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A Matter of Trust: Naming co-trustees a risky proposition in estates law

A Matter of Trust
|Written By Jeremy Richler

Creating a will or devising a comprehensive estate plan is never an easy task to contemplate. It involves dealing with inevitable end-of-life issues, something that’s obviously difficult to canvass.

It’s understandable given the issues at stake that many people simply regard the process as one they want to strike off their checklist and not have to contemplate again any time soon.

But the stakes are high if people fail to follow proper planning procedures as a poorly devised  will can mean bitter disputes between the heirs and potential lawsuits involving the estate.

The issue of estate trusteeship and whether it’s advisable to have joint estate trustees to manage the affairs is a contentious issue and one that has been subject to noteworthy litigation.

The case law would seem to suggest in rather certain terms that for the purposes of estate planning, naming joint estate trustees is generally not advisable and that in most circumstances, the best decision for a testator is to name a single estate trustee with at least one alternate.

The recent case of Chambers Estate v. Chambers illustrates the point. The facts are somewhat complex, but the crux of the matter was that the applicant son, who was in a bitter dispute with the other named estate trustees, moved to appeal a decision by the Superior Court that had rejected his application to have himself and a trust company named as co-trustees in one of his late father’s wills.

A central issue was whether the two people named could renounce their role as estate trustees.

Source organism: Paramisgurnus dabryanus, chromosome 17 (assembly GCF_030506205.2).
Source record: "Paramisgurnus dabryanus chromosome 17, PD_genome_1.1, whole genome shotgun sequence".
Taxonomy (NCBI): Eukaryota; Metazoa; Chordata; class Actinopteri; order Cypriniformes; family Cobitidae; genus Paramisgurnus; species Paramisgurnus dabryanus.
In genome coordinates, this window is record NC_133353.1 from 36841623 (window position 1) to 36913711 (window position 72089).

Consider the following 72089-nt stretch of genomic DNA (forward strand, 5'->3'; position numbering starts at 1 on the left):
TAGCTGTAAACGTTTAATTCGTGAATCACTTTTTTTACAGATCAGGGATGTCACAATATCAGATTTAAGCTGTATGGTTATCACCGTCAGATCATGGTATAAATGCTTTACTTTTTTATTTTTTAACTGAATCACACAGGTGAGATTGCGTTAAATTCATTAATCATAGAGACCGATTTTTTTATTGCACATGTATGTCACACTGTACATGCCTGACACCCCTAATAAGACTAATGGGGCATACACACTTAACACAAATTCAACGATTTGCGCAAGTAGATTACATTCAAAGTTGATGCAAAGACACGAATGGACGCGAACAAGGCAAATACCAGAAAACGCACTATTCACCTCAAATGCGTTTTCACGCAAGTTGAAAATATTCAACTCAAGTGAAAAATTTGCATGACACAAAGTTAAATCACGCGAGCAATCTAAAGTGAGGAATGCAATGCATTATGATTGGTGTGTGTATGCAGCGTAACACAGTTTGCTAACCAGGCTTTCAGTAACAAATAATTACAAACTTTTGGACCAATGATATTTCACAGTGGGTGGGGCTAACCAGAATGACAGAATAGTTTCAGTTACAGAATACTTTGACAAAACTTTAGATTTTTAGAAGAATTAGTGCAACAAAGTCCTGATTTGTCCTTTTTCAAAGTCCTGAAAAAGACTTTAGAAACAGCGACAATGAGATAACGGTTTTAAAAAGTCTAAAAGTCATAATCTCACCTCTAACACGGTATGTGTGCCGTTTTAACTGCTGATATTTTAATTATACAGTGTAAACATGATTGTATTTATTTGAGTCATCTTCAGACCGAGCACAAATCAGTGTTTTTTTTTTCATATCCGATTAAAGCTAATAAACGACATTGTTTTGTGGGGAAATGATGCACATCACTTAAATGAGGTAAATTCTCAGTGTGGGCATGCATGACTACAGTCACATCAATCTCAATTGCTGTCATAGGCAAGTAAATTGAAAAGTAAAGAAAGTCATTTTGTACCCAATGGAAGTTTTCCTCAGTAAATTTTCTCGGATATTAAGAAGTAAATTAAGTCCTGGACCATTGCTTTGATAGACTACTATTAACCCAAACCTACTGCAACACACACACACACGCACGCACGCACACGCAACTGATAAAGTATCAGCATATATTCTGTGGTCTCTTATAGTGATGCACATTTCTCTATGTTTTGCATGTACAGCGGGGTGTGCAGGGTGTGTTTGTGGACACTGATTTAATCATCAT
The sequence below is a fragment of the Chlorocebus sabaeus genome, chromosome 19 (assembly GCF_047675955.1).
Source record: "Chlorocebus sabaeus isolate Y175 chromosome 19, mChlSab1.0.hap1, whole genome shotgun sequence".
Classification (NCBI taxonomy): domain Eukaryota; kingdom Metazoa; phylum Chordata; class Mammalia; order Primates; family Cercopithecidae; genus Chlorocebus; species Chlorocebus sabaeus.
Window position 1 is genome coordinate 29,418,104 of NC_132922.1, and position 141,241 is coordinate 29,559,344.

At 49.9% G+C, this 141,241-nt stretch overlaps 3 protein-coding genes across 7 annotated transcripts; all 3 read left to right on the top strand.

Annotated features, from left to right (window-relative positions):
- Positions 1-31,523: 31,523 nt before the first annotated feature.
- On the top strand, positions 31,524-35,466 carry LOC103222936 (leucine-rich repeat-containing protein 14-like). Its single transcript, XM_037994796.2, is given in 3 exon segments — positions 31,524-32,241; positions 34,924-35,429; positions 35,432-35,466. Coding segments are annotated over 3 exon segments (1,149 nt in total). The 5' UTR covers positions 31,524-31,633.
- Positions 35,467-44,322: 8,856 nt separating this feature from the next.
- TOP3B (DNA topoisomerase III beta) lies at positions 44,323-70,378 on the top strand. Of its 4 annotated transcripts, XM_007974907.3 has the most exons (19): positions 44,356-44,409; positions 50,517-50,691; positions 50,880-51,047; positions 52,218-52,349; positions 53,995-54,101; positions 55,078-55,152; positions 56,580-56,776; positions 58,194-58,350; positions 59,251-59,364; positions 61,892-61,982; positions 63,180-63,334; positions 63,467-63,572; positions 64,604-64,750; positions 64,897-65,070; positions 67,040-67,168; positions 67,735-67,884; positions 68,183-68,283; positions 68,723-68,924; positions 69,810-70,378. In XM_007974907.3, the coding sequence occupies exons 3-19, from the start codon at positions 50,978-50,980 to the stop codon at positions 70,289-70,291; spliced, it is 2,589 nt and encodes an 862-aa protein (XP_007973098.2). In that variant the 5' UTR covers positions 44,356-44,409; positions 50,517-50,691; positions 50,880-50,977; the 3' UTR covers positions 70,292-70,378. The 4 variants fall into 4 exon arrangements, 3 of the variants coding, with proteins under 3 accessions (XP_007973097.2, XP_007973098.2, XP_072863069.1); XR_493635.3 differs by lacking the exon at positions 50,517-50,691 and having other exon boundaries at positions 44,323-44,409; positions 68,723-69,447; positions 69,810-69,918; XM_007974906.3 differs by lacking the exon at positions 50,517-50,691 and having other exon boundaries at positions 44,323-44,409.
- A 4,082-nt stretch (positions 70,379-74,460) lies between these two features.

The Ontario Court of Appeal made it very clear that the act of renunciation “is generally not available if a party has intermeddled with the estate.”

Simply put, the act of renouncement isn’t available where a named trustee deals with the estate, even if perfunctorily or inadvertently. The consequences for the administration of an estate can be detrimental as the harshness of the legal ramifications, coupled with the interfamilial disputes often at the core of estates law, can devolve into a logistical nightmare and protracted litigation.

There are very important lessons estates law practitioners must take away from this case. The first is that naming co-trustees is generally problematic as meddling can happen and the most advisable procedure is to name one person with one or two substitutes.

On the other hand, the solicitor must at all times uphold the stated intentions of the testator. So if the testator insists on multiple estate trustees, a blanket refusal to comply with the request may create friction with the client.

Yet in protecting the client’s best interests, the lawyer must be mindful of the adverse consequences to the estate later on and attentive to the salient issues that may lead to protracted estate litigation or a professional negligence lawsuit from angry heirs.

In these tricky circumstances, the lawyer’s fundamental task is to explain to the client the impact of the jurisprudence and gently canvass the potential minefield that may result from designating more than one trustee.

In the end, the decision rests with the testator. The best the solicitor can do if a client insists on having co-trustees is to get it all in writing.

Jeremy Richler is a Toronto lawyer who practises in a number of areas including wills and estates.

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